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Another country that wants nothing to do with Canada’s garbage
Malaysia announced this week that it’s sending back nearly 3,000 metric tonnes of non-recyclable plastic waste to countries such as Canada, the U.S. and the U.K., saying it does not want to become a dumping ground for rich nations. Malaysian Environment Minister Yeo Bee Yin said his country and other nearby developing nations have become garbage targets after China banned the import of plastic waste last year. Malaysia’s move comes as the Philippines is demanding the Canadian government take back dozens of containers of garbage that it alleges were shipped illegally to its shores in 2013 and 2014.
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After releasing Human Flow, his 2017 documentary on the global refugee crisis, artist and activist Ai Weiwei was left with more than 900 hours of footage — what he calls “the rest.” This leftover film wasn’t just cutting-floor material: it showed, up close, the human face of what happens when violence and conflict forces people to flee their homes, uprooting their families, lives, and futures.
In this season’s second episode of On Docs, podcast host Colin Ellis sits down with Ai to talk about The Rest, the documentary that footage eventually became. It’s Ai’s second examination of a growing crisis that he says implicates everyone across the globe: from refugees themselves, to the policymakers making it difficult for them to cross borders, to viewers just like us.
The London Health Sciences Centre’s First Episode Mood and Anxiety Program is an early intervention service that provides mental health resources for people aged 16 to 25, and it’s the only one of its kind in Canada. Journalist Priya Iyer reports on why organizations such as this are needed more than ever. The program encourages young people with mental health issues to seek help earlier, when the chances of recovery are higher, says its founder, Elizabeth Osuch: “Because of a lack of community resources, and the stigma of mental illness, young people often postpone seeking help until they can no longer function on their own. This is too late for efficient, cost-effective care.”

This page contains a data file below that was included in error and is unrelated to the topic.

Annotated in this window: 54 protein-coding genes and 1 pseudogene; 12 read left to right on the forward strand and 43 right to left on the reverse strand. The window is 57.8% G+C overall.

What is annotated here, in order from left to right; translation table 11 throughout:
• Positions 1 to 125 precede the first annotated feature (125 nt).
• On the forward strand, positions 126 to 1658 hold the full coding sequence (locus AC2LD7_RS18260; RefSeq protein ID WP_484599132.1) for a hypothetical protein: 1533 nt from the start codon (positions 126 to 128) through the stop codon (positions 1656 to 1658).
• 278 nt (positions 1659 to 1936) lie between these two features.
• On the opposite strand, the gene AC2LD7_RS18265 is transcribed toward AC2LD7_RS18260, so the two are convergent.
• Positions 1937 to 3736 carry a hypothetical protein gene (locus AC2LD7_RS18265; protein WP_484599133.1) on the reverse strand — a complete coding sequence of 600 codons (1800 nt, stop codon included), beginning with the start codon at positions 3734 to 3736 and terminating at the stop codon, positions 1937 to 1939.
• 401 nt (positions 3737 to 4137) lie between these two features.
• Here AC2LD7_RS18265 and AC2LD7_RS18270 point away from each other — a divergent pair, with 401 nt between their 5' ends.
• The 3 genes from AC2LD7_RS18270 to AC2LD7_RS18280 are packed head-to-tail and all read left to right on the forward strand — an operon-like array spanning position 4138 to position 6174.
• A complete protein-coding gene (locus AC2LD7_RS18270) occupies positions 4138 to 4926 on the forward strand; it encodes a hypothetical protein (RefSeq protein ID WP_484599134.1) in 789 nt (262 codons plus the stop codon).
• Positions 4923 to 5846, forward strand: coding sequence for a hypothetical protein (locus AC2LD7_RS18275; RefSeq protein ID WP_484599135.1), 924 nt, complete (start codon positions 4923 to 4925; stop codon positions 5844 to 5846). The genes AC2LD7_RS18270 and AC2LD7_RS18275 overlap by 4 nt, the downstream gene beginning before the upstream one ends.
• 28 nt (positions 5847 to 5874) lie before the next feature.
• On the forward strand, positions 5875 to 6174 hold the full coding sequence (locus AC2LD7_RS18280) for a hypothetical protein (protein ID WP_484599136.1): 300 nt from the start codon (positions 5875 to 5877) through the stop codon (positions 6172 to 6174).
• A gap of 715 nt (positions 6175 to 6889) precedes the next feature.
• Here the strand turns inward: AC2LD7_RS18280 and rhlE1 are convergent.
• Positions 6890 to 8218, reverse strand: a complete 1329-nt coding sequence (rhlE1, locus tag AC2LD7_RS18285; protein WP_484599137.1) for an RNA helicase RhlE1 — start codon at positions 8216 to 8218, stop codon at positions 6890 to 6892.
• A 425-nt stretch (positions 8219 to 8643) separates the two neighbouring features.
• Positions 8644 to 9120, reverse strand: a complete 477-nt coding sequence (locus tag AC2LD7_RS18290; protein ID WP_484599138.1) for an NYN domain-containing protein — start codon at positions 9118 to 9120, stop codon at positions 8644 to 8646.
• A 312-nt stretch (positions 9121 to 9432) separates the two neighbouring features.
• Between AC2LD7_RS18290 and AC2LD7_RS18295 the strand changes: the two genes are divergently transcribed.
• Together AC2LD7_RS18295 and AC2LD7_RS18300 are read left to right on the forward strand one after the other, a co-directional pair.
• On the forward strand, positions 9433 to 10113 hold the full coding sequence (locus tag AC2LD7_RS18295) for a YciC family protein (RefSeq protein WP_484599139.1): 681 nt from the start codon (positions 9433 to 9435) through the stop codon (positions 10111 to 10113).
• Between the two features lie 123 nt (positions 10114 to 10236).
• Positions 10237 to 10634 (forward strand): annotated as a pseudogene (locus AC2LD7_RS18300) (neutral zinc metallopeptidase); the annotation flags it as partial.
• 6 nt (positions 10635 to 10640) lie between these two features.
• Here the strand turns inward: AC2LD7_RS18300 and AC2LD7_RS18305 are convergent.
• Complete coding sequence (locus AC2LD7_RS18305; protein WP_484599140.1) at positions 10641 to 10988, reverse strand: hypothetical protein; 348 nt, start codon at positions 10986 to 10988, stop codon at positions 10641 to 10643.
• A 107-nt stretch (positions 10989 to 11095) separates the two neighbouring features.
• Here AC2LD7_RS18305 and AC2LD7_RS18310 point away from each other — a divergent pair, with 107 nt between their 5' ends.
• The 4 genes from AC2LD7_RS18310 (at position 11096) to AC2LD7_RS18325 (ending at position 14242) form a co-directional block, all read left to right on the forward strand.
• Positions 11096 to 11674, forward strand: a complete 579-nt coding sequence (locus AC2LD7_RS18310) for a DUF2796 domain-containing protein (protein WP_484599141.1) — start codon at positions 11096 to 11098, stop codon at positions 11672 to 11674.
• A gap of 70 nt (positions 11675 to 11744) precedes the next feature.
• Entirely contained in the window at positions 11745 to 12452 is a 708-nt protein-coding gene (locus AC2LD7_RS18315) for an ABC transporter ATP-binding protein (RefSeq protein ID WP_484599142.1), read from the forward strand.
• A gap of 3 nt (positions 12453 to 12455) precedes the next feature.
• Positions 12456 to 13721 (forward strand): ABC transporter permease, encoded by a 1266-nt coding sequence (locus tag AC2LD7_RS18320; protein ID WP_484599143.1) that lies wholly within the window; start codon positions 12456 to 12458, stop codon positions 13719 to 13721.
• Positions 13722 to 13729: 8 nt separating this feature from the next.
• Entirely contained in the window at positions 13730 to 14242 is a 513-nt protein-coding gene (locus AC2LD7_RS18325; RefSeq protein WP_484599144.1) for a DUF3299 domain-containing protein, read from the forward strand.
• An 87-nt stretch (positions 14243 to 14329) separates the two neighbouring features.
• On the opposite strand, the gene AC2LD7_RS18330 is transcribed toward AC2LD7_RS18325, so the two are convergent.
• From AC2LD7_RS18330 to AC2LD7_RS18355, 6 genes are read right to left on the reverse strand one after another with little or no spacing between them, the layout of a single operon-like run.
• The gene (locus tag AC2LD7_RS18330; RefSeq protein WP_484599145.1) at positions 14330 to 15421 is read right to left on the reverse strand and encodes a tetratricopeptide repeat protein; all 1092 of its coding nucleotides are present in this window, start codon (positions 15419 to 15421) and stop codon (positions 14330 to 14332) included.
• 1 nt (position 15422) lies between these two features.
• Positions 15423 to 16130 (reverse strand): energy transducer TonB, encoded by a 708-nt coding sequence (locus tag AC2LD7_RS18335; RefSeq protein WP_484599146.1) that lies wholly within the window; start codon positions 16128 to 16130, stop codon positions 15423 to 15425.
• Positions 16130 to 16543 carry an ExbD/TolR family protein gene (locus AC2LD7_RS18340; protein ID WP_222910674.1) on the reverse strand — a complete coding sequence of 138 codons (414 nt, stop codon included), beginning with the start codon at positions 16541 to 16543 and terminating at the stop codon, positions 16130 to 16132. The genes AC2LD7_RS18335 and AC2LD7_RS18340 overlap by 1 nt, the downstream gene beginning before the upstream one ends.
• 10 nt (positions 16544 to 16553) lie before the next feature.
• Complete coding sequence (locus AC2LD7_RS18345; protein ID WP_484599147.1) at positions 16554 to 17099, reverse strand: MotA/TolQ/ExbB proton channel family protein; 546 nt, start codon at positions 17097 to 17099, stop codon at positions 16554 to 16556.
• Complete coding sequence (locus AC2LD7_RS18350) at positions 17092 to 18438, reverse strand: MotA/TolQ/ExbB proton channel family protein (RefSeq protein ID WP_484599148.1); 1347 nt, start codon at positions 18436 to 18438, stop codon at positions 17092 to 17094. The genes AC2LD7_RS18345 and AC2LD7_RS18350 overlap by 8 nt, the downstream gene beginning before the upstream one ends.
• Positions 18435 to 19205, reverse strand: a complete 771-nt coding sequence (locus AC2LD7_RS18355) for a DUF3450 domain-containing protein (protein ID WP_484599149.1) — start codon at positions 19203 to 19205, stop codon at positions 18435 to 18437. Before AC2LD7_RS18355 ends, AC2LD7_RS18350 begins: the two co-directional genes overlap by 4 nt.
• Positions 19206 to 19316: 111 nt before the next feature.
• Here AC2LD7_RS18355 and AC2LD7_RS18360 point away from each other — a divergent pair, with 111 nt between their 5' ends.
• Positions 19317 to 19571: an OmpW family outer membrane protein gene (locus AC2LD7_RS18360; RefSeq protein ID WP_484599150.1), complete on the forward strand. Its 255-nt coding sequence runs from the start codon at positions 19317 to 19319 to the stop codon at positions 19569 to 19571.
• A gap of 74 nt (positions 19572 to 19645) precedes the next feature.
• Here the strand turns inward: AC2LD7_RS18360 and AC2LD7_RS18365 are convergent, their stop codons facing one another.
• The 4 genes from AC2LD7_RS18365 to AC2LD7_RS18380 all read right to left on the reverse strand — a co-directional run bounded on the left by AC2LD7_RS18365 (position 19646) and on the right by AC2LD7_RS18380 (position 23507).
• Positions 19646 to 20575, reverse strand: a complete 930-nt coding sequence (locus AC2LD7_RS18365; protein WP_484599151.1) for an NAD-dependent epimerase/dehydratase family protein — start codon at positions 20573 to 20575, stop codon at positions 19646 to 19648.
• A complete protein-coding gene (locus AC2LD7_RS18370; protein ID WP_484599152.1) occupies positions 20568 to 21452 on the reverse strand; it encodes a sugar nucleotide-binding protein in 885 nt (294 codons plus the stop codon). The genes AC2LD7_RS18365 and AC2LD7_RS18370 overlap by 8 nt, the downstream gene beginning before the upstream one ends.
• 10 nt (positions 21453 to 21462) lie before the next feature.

In climate-change science, the term “feedback” refers to what can speed up or slow down the pace of change. Four elements are key to understanding feedback: clouds, rain, trees, and ice. Kate Marvel, associate research scientist at Columbia University and at NASA’s Goddard Institute for Space Studies, speaks with Steve Paikin about how these elements work.
The effects of climate change might prompt some people to uproot and move somewhere less vulnerable to rising water levels, wildfires, and drought. But Harvard University professor Jesse Keenan thinks the ideal place to be is in a city near the Great Lakes — and Toronto is high on that list. He joins The Agenda to explain why the Great Lakes may become a climate-change refuge.
With cannabis now legal in Canada, one molecule in the plant is receiving a substantial amount of attention. Not THC — the part that makes you high — but CBD, a non-psychoactive compound from the flower of the cannabis plant that some proponents claim can cure anything from anxiety to cancer. But is CBD really a wonder drug? Hance Clarke, medical director of the Pain Research Unit at Toronto General Hospital and the University Health Network, gives Steve Paikin the facts.
Swiss-American photographer and filmmaker Robert Frank is examined in this documentary by his long-time editor, Laura Israel. Now in his 90s, Frank is best known for The Americans, his 1958 look at his adoptive home — a photography book that’s considered one of the most influential of the 20th century.
“Who else does retail stores, restaurants, and theatres?” At the time of this Dialogue interview, that distinction in Ontario was held by Ed Mirvish. The American-born entrepreneur and philanthropist moved to Toronto as a boy in the 1920s and went on to found the bargain department store Honest Ed’s, Mirvish Village, a theatre production company, a string of downtown restaurants, and many of the city’s best-known theatres. In this interview with Richard Ouzounian, Mirvish discusses his early days in showbusiness, and the iconic status of his Honest Ed’s store, which boasted 23,000 blinking lightbulbs on its façade before being shuttered in 2016 for redevelopment. “It makes Las Vegas look like a cemetery,” he told Ouzounian. Mirvish died in 2007 at 92.